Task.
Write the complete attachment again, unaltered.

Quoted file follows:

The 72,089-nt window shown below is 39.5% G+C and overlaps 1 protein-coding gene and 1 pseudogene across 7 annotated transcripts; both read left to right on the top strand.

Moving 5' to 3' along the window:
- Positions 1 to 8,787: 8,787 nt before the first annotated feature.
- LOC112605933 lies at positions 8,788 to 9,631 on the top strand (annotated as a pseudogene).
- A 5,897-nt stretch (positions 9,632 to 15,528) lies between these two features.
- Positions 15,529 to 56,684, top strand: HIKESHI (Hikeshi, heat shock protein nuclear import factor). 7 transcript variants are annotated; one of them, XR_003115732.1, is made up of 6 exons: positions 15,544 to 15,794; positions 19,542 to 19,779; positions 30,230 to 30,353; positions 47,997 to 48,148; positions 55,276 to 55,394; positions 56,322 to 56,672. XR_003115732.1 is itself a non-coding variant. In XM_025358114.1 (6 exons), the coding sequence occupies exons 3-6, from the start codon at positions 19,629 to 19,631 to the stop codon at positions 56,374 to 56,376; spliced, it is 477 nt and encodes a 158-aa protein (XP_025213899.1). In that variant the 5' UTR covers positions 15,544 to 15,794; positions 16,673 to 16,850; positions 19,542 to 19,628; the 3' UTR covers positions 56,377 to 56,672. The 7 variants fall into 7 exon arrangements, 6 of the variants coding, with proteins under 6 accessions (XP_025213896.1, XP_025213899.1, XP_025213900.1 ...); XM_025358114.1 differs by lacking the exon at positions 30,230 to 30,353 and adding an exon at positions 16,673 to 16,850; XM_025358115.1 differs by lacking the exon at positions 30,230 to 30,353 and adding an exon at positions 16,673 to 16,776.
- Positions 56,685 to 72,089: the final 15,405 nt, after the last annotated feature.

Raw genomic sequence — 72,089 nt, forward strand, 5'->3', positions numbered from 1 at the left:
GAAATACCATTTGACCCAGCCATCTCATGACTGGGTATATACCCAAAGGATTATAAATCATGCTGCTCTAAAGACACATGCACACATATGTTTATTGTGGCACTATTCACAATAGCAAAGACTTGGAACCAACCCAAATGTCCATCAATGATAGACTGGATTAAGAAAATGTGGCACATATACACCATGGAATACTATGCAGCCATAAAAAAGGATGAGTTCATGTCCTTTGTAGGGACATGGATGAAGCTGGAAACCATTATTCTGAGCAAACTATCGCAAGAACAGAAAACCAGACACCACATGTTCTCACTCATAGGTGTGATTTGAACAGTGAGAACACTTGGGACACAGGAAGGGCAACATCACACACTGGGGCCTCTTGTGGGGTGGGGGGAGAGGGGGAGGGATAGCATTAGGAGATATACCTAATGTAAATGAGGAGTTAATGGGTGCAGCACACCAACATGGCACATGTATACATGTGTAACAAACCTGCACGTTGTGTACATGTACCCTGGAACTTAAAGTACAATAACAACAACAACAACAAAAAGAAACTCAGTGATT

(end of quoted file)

The 72,089-nt window shown below is 39.5% G+C and overlaps 1 protein-coding gene and 1 pseudogene across 7 annotated transcripts; both read left to right on the top strand.

Moving 5' to 3' along the window:
- Positions 1 to 8,787: 8,787 nt before the first annotated feature.
- LOC112605933 lies at positions 8,788 to 9,631 on the top strand (annotated as a pseudogene).
- A 5,897-nt stretch (positions 9,632 to 15,528) lies between these two features.
- Positions 15,529 to 56,684, top strand: HIKESHI (Hikeshi, heat shock protein nuclear import factor). 7 transcript variants are annotated; one of them, XR_003115732.1, is made up of 6 exons: positions 15,544 to 15,794; positions 19,542 to 19,779; positions 30,230 to 30,353; positions 47,997 to 48,148; positions 55,276 to 55,394; positions 56,322 to 56,672. XR_003115732.1 is itself a non-coding variant. In XM_025358114.1 (6 exons), the coding sequence occupies exons 3-6, from the start codon at positions 19,629 to 19,631 to the stop codon at positions 56,374 to 56,376; spliced, it is 477 nt and encodes a 158-aa protein (XP_025213899.1). In that variant the 5' UTR covers positions 15,544 to 15,794; positions 16,673 to 16,850; positions 19,542 to 19,628; the 3' UTR covers positions 56,377 to 56,672. The 7 variants fall into 7 exon arrangements, 6 of the variants coding, with proteins under 6 accessions (XP_025213896.1, XP_025213899.1, XP_025213900.1 ...); XM_025358114.1 differs by lacking the exon at positions 30,230 to 30,353 and adding an exon at positions 16,673 to 16,850; XM_025358115.1 differs by lacking the exon at positions 30,230 to 30,353 and adding an exon at positions 16,673 to 16,776.
- Positions 56,685 to 72,089: the final 15,405 nt, after the last annotated feature.

Raw genomic sequence — 72,089 nt, forward strand, 5'->3', positions numbered from 1 at the left:
GAAATACCATTTGACCCAGCCATCTCATGACTGGGTATATACCCAAAGGATTATAAATCATGCTGCTCTAAAGACACATGCACACATATGTTTATTGTGGCACTATTCACAATAGCAAAGACTTGGAACCAACCCAAATGTCCATCAATGATAGACTGGATTAAGAAAATGTGGCACATATACACCATGGAATACTATGCAGCCATAAAAAAGGATGAGTTCATGTCCTTTGTAGGGACATGGATGAAGCTGGAAACCATTATTCTGAGCAAACTATCGCAAGAACAGAAAACCAGACACCACATGTTCTCACTCATAGGTGTGATTTGAACAGTGAGAACACTTGGGACACAGGAAGGGCAACATCACACACTGGGGCCTCTTGTGGGGTGGGGGGAGAGGGGGAGGGATAGCATTAGGAGATATACCTAATGTAAATGAGGAGTTAATGGGTGCAGCACACCAACATGGCACATGTATACATGTGTAACAAACCTGCACGTTGTGTACATGTACCCTGGAACTTAAAGTACAATAACAACAACAACAACAAAAAGAAACTCAGTGATT